noway

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    What do you guys do with face mask/camo? I'm planning on my first duck hunt in Sept this year.
     
  7. jame

    jame I don't even know....what I'm doing here....

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    I generally don't use 'em, I just keep my head down.

    For me, paint is too messy, and the mesh masks that are available can block my vision.
     
  8. D25

    D25 The Quick

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    All the advice is good so far.

    Definately go with the Remington 870.

    Don't look at the ducks; They will see your face.

    Practice being extreemly cold.

    Invest in a labrador retriever. They are very good at their job, and help you to overcome the coldness, boredom, hunger, sleepiness, etc., etc., that comes along with this wonderful sport.
     
  9. D25

    D25 The Quick

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    Dangit! Now I'm all excited about duck hunting, but I still have something like 6 1/2 months until opening day!
     
  10. MrMurphy

    MrMurphy ********* Moderator Lifetime Member Millennium Member

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    If some schmuck swings his shotgun in your direction, you'll find out why it's called DUCK! Hunting........... ;a
     
  11. MuRDoC

    MuRDoC

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    what he said except I use thigh waders, it's too hot for chest waders in Texas most of the time, just don't get your butt wett ;i
     
  12. rfb45colt

    rfb45colt safe-cracker

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    Amen! Good advice.

    2. I use a cheap Remington 870 express that I spray painted in a camo pattern.

    3. I have both chest waders and hip boots. One area I hunt, the water is no deeper than two feet. This is hip boot territory. Chest waders are too much trouble if you don't need them... especially when I'm into my second or third quart of coffee... which has to "come out", meaning lots of undressing for pee breaks. ;f

    4. The best decoy line I've come across is made by Hunters Specialties. It's a dark green plastic line, that will tangle if you're real clumsy, but treat it right, and you'll be knot-free all day. In fact, the stuff is hard to tie into a good knot, so be sure you get some of the crimp type connecters that they sell also. There's nothing more aggravating than trying to untangle/unknot your line in the dark, with shooting time fast approaching.

    Then there's the weights. I've tried all the commercially made weights (mushrooms, straps, mushrooms with a long wrap-around stem), they all were weed snaggers, and finally I made my own. I got some 1/2" diameter copper tubing, and cut 2" long pieces using a tubing cutter. I then crimped one end together using vice-grips. I then stood them upright in a bucket full of sand, crimped end down... and poured them full of molten lead. When it hardened, I then drilled a small hole for the line, through the crimped end. Then I spray-painted them flat black. They're heavy enough for those windy days, and when it's time to pick up your dekes, you're not pulling all the weeds up with them. The bullet shape of the weights lets them pull right through even the toughest of muck & weeds.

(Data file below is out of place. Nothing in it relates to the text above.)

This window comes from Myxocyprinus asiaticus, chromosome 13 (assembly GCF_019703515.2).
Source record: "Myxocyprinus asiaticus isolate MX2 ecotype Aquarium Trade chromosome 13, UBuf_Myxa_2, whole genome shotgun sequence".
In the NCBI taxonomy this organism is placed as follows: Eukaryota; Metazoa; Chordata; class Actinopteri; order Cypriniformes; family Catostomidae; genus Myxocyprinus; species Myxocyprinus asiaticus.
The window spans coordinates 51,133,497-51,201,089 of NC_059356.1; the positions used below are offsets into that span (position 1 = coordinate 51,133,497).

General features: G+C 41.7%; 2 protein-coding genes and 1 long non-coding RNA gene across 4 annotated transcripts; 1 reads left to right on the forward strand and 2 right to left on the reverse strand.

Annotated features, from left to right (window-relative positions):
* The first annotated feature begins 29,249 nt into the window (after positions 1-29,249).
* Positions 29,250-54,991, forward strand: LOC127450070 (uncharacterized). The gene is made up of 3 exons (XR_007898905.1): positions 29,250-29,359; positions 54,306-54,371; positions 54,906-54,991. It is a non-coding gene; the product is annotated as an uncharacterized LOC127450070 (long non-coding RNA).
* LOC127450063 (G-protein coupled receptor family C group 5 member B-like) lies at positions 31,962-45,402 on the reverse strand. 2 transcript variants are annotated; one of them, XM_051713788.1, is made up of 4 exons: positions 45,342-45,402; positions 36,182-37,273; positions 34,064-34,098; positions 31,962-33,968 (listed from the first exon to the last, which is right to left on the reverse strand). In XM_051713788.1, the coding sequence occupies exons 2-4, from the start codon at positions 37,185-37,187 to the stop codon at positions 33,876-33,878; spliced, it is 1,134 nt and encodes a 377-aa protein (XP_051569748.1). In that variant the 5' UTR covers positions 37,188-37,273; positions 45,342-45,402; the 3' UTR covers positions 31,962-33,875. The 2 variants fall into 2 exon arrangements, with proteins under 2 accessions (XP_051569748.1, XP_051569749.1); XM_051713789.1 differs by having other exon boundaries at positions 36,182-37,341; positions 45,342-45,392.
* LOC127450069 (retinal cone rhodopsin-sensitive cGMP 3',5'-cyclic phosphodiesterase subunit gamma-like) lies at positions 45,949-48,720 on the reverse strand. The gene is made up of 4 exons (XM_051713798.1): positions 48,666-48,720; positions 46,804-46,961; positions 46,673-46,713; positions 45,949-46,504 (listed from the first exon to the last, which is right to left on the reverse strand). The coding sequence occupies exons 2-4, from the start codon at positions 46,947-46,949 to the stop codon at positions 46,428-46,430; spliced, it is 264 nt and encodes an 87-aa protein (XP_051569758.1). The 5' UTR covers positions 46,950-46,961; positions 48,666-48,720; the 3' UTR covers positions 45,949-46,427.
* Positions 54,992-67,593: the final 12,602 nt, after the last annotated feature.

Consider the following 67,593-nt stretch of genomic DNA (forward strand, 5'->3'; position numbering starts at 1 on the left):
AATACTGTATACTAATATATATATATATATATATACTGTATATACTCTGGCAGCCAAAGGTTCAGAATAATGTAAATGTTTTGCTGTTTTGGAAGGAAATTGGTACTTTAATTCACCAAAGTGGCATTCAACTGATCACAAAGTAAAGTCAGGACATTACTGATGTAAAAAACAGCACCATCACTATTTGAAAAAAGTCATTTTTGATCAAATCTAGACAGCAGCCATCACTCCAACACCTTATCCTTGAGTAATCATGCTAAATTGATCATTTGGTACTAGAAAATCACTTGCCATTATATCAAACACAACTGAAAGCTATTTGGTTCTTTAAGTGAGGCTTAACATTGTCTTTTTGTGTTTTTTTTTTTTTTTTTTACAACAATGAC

5. Right on, about a ton of patience. Some days, you'll never get a shot, nor see any birds. Other days, you can't reload your shotgun fast enough. :)

    6. There have been times when I had to get up so early, it didn't even pay to go to bed the night before. Last season, there were a few times when I stayed up late reading this board, and before I knew it, it was time to get up to go duck hunting, and I hadn't even gone to bed yet.;) I'd just fill about 5 thermos full of coffee, and the caffeine overdose would keep me awake.

    7. DU banquets... I look forward to them all year, and usually attend several. Loads of fun. But bring money, there's usually lots of good raffle prizes to be had.


    Now a word about blinds. I move around too much looking for flocks of birds to build a permanent type blind. (There's over 1,200 lakes in my county... and that's not counting the beaver ponds, creeks, and streams). I've found that those pop-up blinds, marketed mainly towards deer hunters, are excellant for duck hunting, too. The one I use is called "The Outhouse", sells for about $60, and it goes up in about 20 seconds flat. I add a few cattails or other vegetation to the built-in straps on each corner, and the ducks come right in on top of me. These blinds are very good at hiding your movememts (and keep you in the shadows). They make a good windblocker, and when it gets real cold, I fire up my Mr. Buddy propane heater, and stay nice and toasty warm. :)

    I've got two boats. A 16' v-hull aluminum with a motor on a trailer... for the bigger lakes with boat landings. And a 10' aluminum jon boat that only weighs about 50-60lbs, fits in the back of my 4x4 Dakota... for the little lakes and ponds that I have to hike into. Both have a camo paint job.
     
  13. ch-po

    ch-po

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    Oh man! This stinks. All this talk has got me thinking about baggin some mallards...and I have til October til the season opens again. Guess I'll fish till then!